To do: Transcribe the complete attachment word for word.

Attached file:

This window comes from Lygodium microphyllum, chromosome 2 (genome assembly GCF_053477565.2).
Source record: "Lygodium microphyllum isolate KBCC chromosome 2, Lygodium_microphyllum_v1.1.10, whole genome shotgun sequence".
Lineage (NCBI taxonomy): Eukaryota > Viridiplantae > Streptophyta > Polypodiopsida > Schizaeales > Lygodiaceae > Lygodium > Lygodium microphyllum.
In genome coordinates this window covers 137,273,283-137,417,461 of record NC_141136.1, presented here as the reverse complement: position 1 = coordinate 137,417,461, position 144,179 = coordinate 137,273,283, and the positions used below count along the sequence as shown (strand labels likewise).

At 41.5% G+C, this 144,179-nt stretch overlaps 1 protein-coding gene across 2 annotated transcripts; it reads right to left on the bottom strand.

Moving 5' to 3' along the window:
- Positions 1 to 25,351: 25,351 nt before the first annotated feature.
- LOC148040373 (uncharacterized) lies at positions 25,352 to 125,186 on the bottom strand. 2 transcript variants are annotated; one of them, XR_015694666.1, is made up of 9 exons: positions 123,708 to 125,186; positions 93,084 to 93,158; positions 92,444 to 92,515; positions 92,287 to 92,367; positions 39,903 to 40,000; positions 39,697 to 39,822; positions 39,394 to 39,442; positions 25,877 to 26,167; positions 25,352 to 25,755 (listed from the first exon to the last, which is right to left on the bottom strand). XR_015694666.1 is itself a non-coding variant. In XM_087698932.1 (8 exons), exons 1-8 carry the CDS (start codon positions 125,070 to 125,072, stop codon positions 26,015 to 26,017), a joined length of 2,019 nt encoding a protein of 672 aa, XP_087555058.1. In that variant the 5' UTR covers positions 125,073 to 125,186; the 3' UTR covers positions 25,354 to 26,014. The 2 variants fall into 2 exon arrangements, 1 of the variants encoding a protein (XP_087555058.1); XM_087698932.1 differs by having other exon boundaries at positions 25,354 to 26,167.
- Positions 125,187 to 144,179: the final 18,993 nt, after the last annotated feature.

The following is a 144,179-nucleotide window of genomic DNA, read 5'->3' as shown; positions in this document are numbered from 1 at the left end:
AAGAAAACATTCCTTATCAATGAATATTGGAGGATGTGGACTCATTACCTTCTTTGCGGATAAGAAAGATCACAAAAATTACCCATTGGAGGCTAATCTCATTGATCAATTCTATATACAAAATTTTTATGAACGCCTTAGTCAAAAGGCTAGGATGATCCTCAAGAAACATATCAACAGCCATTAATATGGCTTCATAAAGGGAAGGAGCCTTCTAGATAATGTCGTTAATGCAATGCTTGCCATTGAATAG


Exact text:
This window comes from Lygodium microphyllum, chromosome 2 (genome assembly GCF_053477565.2).
Source record: "Lygodium microphyllum isolate KBCC chromosome 2, Lygodium_microphyllum_v1.1.10, whole genome shotgun sequence".
Lineage (NCBI taxonomy): Eukaryota > Viridiplantae > Streptophyta > Polypodiopsida > Schizaeales > Lygodiaceae > Lygodium > Lygodium microphyllum.
In genome coordinates this window covers 137,273,283-137,417,461 of record NC_141136.1, presented here as the reverse complement: position 1 = coordinate 137,417,461, position 144,179 = coordinate 137,273,283, and the positions used below count along the sequence as shown (strand labels likewise).

At 41.5% G+C, this 144,179-nt stretch overlaps 1 protein-coding gene across 2 annotated transcripts; it reads right to left on the bottom strand.

Moving 5' to 3' along the window:
- Positions 1 to 25,351: 25,351 nt before the first annotated feature.
- LOC148040373 (uncharacterized) lies at positions 25,352 to 125,186 on the bottom strand. 2 transcript variants are annotated; one of them, XR_015694666.1, is made up of 9 exons: positions 123,708 to 125,186; positions 93,084 to 93,158; positions 92,444 to 92,515; positions 92,287 to 92,367; positions 39,903 to 40,000; positions 39,697 to 39,822; positions 39,394 to 39,442; positions 25,877 to 26,167; positions 25,352 to 25,755 (listed from the first exon to the last, which is right to left on the bottom strand). XR_015694666.1 is itself a non-coding variant. In XM_087698932.1 (8 exons), exons 1-8 carry the CDS (start codon positions 125,070 to 125,072, stop codon positions 26,015 to 26,017), a joined length of 2,019 nt encoding a protein of 672 aa, XP_087555058.1. In that variant the 5' UTR covers positions 125,073 to 125,186; the 3' UTR covers positions 25,354 to 26,014. The 2 variants fall into 2 exon arrangements, 1 of the variants encoding a protein (XP_087555058.1); XM_087698932.1 differs by having other exon boundaries at positions 25,354 to 26,167.
- Positions 125,187 to 144,179: the final 18,993 nt, after the last annotated feature.

The following is a 144,179-nucleotide window of genomic DNA, read 5'->3' as shown; positions in this document are numbered from 1 at the left end:
AAGAAAACATTCCTTATCAATGAATATTGGAGGATGTGGACTCATTACCTTCTTTGCGGATAAGAAAGATCACAAAAATTACCCATTGGAGGCTAATCTCATTGATCAATTCTATATACAAAATTTTTATGAACGCCTTAGTCAAAAGGCTAGGATGATCCTCAAGAAACATATCAACAGCCATTAATATGGCTTCATAAAGGGAAGGAGCCTTCTAGATAATGTCGTTAATGCAATGCTTGCCATTGAATAG